PATT MORRISON SCHEDULE
Wednesday, September 28, 2011
CALL-IN @ 866-893-5722, 866-893-KPCC; OR JOIN THE CONVERSATION ONLINE ON THE PATT MORRISON BLOG AT KPCC-DOT-ORG
1:00 – 1:30
1:30 – 2:00
Regulation _______s jobs! ProPublica investigates
“Stop job-killing regulations!” is a well represented refrain on Capitol Hill these days. Just last month, President Obama intervened to ask the Environmental Protection Agency (EPA) to back off its ozone regulations for fear that those “regulatory burdens” would unduly saddle industry in hard times. But a new investigation conducted by ProPublica finds the claim that regulation kills jobs to be unfounded. To begin with, there’s little quantitative research on the subject, but the evidence so far shows that while regulations do destroy some jobs, they create others so that the overall effect isn’t one of “killing” so much as shifting jobs within the economy. But is the shift worth the cost and which regulations make the biggest waves?
Marian Wang, reporter/blogger for ProPublica
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NOT CONFIRMED – DO NOT PROMOTE THIS GUEST:
Roger Noll, professor of economics, emeritus; co-director, Program on Regulatory Policy at The Stanford Center for International Development
- Says regulation redistributes jobs – some lost, others gained.
2:00 – 2:40
Are college athletes taken advantage of? Should they be paid?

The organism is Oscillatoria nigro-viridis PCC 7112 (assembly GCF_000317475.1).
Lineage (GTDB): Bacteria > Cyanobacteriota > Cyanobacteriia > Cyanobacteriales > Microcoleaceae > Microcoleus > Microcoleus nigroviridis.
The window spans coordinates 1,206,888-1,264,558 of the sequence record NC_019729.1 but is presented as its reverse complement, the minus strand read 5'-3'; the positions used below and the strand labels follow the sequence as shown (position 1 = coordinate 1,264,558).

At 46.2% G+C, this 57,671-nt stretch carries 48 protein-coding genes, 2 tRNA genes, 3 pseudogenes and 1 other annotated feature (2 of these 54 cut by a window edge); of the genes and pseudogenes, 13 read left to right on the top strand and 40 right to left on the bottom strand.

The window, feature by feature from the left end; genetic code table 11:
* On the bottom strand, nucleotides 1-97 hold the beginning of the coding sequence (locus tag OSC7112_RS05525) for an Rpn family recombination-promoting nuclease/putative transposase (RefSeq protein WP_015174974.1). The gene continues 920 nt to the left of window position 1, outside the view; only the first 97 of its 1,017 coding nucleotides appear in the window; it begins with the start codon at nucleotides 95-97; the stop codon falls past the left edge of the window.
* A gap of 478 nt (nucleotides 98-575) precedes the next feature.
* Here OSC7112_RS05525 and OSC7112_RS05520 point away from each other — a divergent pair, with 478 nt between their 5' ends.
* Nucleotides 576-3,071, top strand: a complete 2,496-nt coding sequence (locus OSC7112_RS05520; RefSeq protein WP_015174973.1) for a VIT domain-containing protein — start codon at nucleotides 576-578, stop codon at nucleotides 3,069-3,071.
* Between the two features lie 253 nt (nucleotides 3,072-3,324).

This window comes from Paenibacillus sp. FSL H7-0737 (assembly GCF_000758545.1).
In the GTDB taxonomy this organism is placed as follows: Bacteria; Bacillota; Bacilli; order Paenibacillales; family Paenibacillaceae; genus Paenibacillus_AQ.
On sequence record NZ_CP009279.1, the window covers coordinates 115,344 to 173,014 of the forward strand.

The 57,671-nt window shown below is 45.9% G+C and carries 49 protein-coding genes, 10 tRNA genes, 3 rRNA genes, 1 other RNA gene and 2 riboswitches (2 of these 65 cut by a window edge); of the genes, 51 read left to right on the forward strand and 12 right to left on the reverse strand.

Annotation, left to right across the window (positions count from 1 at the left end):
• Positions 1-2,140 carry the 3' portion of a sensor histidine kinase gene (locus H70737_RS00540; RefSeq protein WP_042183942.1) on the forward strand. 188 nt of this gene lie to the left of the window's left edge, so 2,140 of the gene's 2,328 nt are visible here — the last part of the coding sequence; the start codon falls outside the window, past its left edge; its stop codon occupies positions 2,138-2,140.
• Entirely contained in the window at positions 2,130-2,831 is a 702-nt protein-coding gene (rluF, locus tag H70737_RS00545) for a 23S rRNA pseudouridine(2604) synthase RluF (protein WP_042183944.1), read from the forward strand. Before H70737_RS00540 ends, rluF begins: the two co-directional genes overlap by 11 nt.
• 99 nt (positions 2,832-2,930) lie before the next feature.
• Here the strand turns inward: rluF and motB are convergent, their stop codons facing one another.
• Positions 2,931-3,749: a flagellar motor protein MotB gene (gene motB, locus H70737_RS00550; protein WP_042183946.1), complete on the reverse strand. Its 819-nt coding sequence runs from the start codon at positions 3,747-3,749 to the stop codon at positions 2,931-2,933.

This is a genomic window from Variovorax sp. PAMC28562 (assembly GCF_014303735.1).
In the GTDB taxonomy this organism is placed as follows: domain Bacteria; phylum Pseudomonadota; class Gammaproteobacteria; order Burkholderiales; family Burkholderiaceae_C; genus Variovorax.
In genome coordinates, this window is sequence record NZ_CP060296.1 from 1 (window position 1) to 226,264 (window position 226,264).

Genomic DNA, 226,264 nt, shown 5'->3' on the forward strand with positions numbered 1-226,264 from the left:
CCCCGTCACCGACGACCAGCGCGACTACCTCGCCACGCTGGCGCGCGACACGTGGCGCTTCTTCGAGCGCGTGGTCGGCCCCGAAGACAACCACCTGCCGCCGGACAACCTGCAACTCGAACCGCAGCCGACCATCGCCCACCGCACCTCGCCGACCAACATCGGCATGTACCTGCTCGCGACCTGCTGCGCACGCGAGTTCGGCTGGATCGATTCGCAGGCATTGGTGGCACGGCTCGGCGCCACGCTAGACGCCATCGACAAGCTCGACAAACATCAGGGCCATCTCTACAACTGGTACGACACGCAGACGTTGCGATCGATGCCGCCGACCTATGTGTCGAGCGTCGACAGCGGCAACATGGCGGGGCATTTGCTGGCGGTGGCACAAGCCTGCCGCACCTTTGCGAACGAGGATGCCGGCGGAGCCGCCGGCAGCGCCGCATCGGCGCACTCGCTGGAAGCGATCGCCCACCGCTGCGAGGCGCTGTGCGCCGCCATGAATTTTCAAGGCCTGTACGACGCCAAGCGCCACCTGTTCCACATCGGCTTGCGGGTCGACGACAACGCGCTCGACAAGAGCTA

In his Atlantic piece “The Shame of College Sports,” Taylor Branch compares college athletes to slaves. He writes, “To survey the corporations and universities enriching themselves on the backs of uncompensated young men, whose status as ‘student-athletes’ deprives them of the right to due process guaranteed by the Constitution, is to catch an unmistakable whiff of the plantation.” Branch argues that the National Collegiate Athletic Association (NCAA) scandalizes instances of college athletes receiving SUV’s and tattoos and imposes strict punishments—like mandating that USC’s Reggie Bush return his Heisman for accepting free airfare and limo rides—to cover up the real scandal: that these athletes, a large percentage of whom are African Americans, are being exploited under the guise of “amateurism” and “student-athlete.” In response, the NCAA and the Knight Commsion on Intercollegiate Athletics state that student athletes are getting the most meaningful form of payment: a free, or nearly free, education. They argue that paying student-athletes will corrupt the appeal and purity of college sports and teammate bonds. With millions made from television contracts and athlete likenesses in films and video games, is it fair to keep all profits from the athletes themselves? Or will paying college athletes change the sport for the worst?
Taylor Branch, author of the Atlantic piece "The Shame of College Sports" and new e-book “The Cartel: Inside the Rise and Imminent Fall of the NCAA.”
2:40 – 3:00
How Ronald Reagan’s fight with air traffic controllers forever changed labor relations
In 1981, air traffic controllers at Washington Dulles airport called an illegal strike. Ronald Reagan, who had been in office less than a year, fired the striking workers. After decades of tension between management and air traffic controllers, the strike marked a turning point in labor’s power and influence with the public, according to history professor Joseph A. McCartin. In his new book, “Collision Course,” McCartin chronicles the accidents that led to the foundation of a union for air traffic controllers – and why since the 1981 protest the public tends to criticize striking workers, rather than take up their call to action.
Joseph A. McCartin, associate professor of history at